Scott Singer develops course to help graduates tackle policy problems

DPhil in International Relations candidate Scott Singer has developed a course to equip departmental graduates with skills and knowledge to help them address key policy problems.

In the past academic year Scott – who is co-director of the Oxford China Policy Lab (OCPL) – developed the ‘Policy Methods for Academics’ course, drawing on his experiences of working in policy engagement. 

The inspiration for the course came through Scott’s role with the OCPL and work he had been carrying out providing students with skills to enhance their policy engagement in the China and emerging tech policy worlds. A lot of the course’s content applied concepts he developed with his OCPL co-director Kayla Blomquist and was also inspired by DPIR alumnus Remco Zwetsloot (2014, DPhil in International Relations, University College).

The aim of the course was to arm DPIR students with frameworks to think about impact, upskill them in key policy areas, expose them to a wide range of impactful careers, and help think through the steps they could take while in Oxford to get there.

The course was divided into four key segments: understanding the academic-policy divide, core policy engagement skills like stakeholder mapping, applied skills such as interacting with the media, and how to leverage the dissertation to position yourself for policy impact.

Scott said: 

“We had written extensively on the need for the UK to develop capabilities in critical policy areas like China, as we did a couple of years ago for the UK Parliament, and really wanted to be part of the solution, not just for the UK but more globally.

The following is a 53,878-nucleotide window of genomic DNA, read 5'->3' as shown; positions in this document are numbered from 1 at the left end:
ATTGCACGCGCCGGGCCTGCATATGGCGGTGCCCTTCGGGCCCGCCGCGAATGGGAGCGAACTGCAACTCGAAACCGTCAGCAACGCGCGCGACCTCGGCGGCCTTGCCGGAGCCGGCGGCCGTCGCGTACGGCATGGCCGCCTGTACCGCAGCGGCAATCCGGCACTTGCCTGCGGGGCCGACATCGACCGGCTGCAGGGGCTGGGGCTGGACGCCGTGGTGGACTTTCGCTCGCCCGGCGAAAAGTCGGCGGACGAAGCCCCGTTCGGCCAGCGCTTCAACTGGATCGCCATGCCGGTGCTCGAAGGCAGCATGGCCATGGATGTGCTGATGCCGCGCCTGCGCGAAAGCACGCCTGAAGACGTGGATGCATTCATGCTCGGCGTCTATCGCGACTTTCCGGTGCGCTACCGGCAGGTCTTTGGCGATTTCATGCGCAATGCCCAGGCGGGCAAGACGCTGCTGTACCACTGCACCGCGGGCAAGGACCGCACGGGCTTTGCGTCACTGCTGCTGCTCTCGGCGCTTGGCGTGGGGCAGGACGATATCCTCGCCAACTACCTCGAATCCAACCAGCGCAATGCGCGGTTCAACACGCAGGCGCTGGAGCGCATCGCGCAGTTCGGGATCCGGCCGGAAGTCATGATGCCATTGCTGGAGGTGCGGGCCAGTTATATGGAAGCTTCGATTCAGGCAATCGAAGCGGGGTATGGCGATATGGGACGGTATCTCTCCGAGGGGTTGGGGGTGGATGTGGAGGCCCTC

“We realised that most of what we were teaching was relevant not just to these worlds but to the world of politics and international relations more broadly. A few weeks later, “Policy Methods for Academics” was born!

“Overall, the course had three core motivations: firstly - we live in an era of pressing problems, secondly - individuals – including young people – can have tremendous impact on these problems, and finally - the choices students make in their time in graduate school can set themselves up exceptionally well to have impact.”

Scott added that one of the key outcomes of the course was that it had helped bolster student confidence and skills – with students’ reporting increased confidence in policy engagement across 12 metrics post-course.  

He said part of the course’s theory of impact was to develop deep relationships with his students to understand their skills and interests, provide personalized guidance, and connect students with alumni working in similar areas.

He commented: 

“In many ways, we won’t know how impactful the course was for many years. If students are able to leverage these skills into a uniquely impactful first job, for example, their policy impact decades down the line could stand to benefit. For now, it’s exciting to see many students pursue high-impact policy internships, delve into their policy-relevant theses, and think about which issues are most important to them.”

It has yet to be determined if the course will run again next academic year.